Nevil Shute Norway Foundation

Book Review

"Stephen Morris" and "Pilotage"

Some commments by
John Henry

The first two books that Nevil Shute ever wrote were done in his evenings while working as chief calculator on the R-100 airship. In "Slide Rule" he tells us that he had not thought them very good and expected never to publish them. Certainly they are not in the same class as some of his later works but I think he may have been overly modest. I recently reread them and found them thoroughly enjoyable. Both books are closely related with many of the same characters in each. It seems logical to read them as a single novel in 2 parts.

Both books were published in a single edition after Shute's death. The jacket notes say that some editing was done. I suspect the changes were not very major as it is clearly Shute's work.

"Write what you know about" is the creed of many writers. I suspect Shute based much of the main characters in both of these books on himself. Stephen Morris, in the first book, is a young pilot after WWI who is trying to break into aviation as a designer and pilot. His background is in mathematics with a degree from Oxford. Peter Dennison, the main character in Pilotage is a lawyer but one of his favorite pastimes is sailing his 7 ton cutter in the Solent. In short, the two combine much of the young Shute as he described himself in Slide Rule.

Both books are fairly typical "Boy meets girl, boy loses girl, boy gets girls back and they all live happily ever after" stories but with a strong aviation background. In the first Stephen Morris is initially involved as a pilot with 2 others in a scheme to take tourists and holidayers on joyrides. When that packs up he tries to get into avaiation design. Jobs in aviation are tough to find but he takes one at no pay, just for the experience, and gradually works his way into a paying job (as a young Shute did at de Havillands). Along the way he meets a girl he would like to marry but having no money gives the idea a pass. He thinks she has married someone else but in the end it turns out she waited for him.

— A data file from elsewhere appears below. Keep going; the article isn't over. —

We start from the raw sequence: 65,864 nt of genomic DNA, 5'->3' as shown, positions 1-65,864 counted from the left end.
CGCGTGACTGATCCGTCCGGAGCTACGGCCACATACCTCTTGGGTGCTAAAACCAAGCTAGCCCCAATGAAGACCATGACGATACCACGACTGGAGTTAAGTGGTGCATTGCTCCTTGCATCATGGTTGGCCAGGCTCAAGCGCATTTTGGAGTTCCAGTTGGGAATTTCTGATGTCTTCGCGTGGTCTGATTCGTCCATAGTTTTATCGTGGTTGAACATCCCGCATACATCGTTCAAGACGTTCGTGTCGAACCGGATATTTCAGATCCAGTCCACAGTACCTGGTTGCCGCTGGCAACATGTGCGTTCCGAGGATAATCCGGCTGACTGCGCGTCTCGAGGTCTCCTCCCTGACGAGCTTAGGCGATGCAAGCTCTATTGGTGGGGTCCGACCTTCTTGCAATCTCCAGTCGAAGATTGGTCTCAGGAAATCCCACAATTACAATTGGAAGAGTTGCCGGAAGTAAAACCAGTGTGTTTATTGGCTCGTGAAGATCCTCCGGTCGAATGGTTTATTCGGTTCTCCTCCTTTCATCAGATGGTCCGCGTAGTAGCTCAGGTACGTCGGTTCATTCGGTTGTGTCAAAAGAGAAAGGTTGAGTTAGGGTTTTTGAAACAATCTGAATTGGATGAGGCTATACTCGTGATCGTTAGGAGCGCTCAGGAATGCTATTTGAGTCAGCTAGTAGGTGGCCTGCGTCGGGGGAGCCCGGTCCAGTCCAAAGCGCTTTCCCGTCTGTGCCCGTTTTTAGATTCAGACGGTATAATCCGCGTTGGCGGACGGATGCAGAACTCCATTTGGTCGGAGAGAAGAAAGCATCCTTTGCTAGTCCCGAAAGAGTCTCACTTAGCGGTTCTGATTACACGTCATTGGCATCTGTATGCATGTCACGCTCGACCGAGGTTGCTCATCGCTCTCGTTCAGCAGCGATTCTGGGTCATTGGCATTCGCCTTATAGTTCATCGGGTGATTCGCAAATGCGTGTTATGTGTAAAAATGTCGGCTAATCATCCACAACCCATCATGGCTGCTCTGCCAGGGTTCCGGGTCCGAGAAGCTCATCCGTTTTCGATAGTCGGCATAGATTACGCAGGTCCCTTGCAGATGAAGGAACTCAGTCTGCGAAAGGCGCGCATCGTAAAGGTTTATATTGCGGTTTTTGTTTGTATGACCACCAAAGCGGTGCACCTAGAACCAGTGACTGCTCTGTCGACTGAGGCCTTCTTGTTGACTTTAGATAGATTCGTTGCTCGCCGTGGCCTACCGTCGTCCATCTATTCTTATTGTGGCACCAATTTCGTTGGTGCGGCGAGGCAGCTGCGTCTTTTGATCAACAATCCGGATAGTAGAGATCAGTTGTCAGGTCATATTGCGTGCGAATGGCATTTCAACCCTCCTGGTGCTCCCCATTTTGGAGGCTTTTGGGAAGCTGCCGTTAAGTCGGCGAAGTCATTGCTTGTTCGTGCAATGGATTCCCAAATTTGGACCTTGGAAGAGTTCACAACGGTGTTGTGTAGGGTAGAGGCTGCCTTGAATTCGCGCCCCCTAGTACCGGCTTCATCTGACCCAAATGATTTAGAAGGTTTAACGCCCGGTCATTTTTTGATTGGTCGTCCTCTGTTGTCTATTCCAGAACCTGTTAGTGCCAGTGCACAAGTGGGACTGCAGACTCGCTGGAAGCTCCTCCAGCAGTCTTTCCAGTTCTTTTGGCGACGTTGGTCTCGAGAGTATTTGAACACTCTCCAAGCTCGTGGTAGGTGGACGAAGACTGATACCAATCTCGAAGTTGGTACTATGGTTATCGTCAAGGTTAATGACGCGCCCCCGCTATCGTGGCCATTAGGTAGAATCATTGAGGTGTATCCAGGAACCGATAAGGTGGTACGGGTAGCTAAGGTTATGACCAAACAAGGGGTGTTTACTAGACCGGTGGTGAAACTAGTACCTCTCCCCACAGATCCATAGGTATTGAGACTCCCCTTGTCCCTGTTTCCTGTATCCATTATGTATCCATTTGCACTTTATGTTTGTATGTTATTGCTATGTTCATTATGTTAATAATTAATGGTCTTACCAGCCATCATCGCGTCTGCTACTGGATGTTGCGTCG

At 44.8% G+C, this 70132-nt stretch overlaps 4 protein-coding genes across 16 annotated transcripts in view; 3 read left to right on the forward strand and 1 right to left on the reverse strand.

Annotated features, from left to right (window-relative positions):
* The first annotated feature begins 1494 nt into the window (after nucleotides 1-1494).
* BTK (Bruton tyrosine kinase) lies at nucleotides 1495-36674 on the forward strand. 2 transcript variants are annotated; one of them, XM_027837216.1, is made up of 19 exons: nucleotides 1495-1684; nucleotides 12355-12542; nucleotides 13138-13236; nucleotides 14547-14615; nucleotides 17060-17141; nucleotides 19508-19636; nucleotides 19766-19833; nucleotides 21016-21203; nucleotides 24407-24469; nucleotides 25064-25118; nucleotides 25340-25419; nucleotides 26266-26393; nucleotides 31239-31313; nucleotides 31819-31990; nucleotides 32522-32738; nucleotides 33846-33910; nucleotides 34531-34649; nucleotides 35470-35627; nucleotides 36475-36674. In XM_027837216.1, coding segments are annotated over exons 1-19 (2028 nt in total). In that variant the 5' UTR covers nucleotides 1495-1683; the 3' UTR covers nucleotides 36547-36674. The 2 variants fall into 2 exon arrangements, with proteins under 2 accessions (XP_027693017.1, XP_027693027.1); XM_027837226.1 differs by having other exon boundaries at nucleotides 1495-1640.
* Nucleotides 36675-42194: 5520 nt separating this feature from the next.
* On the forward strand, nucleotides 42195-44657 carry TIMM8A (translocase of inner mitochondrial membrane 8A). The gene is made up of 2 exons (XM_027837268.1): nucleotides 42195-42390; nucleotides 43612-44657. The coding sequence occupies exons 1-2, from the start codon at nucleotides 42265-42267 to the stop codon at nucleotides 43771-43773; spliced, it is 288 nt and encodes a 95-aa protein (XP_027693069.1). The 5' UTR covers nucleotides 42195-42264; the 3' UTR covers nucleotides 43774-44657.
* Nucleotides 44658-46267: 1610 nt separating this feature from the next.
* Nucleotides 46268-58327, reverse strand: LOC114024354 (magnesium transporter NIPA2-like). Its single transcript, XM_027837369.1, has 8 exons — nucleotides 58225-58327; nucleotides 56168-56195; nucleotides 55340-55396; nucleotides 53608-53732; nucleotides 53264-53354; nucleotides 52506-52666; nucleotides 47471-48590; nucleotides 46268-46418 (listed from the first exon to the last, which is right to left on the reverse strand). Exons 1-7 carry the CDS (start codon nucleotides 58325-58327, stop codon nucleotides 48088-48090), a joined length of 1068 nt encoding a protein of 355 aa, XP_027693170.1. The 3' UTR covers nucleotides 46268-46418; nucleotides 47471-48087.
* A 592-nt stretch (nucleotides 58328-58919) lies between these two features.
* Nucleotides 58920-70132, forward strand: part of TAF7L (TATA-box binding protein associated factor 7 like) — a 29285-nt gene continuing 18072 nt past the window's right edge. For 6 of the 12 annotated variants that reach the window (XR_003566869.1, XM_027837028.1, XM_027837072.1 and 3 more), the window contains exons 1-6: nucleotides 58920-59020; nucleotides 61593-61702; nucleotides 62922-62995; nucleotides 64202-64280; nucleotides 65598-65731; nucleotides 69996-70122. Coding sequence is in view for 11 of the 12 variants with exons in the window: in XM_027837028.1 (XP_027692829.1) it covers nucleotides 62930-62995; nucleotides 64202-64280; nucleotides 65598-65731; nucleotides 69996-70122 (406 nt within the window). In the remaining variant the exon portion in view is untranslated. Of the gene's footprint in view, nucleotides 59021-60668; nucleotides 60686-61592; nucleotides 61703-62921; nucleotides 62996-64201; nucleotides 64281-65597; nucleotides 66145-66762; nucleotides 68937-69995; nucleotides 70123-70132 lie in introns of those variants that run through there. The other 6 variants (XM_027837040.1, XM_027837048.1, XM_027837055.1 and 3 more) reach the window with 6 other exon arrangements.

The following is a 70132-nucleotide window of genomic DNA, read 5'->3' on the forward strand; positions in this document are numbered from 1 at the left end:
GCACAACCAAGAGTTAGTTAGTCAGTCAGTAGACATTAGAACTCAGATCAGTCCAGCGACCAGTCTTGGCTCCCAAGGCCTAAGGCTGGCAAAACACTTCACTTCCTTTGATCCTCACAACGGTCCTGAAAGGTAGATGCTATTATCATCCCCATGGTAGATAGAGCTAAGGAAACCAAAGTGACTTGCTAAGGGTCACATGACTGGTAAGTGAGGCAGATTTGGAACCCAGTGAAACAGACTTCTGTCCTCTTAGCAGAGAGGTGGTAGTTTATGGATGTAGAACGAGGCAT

Pilotage is more of the same, sort of. Peter Dennison wants to get married but does not feel that he has enough money. He takes a job in Hong Kong but his intended refuses to go, although she wants to marry him as well. Through various turns of events Dennison meets Stephen Morris who is looking for a navigator. Morris, now a successful designer and pilot is involved in a scheme to fly mail halfway across the Atlantic. The idea is that a small plane will be carried on a ship and, about 1,000 miles from England, will be launched. This will cut 3-4 days off the time for mail to get through. In these days of Fedex, faxes and e-mail that sounds kind of hokey but apparently it had some attractions in the early/mid twenties. Dennison is signed on to navigate on the first test flight. It is successful, he gets a job in England he can marry on and they live happily ever after.

One of the interesting things in Pilotage is that Shute was using a catapult to launch the aircraft from the deck of a freighter. I don't know whether this was being done in naval aviation with the first aircraft carriers but I don't think it was at that time. Another example, along with "Ordeal", of Shute's crystal ball ?

Both books are pleasent little romances. Nothing special, just another example of Shute's superb ability to tell a story. I am glad someone did not pay attention to his willingness to leave them on the shelf.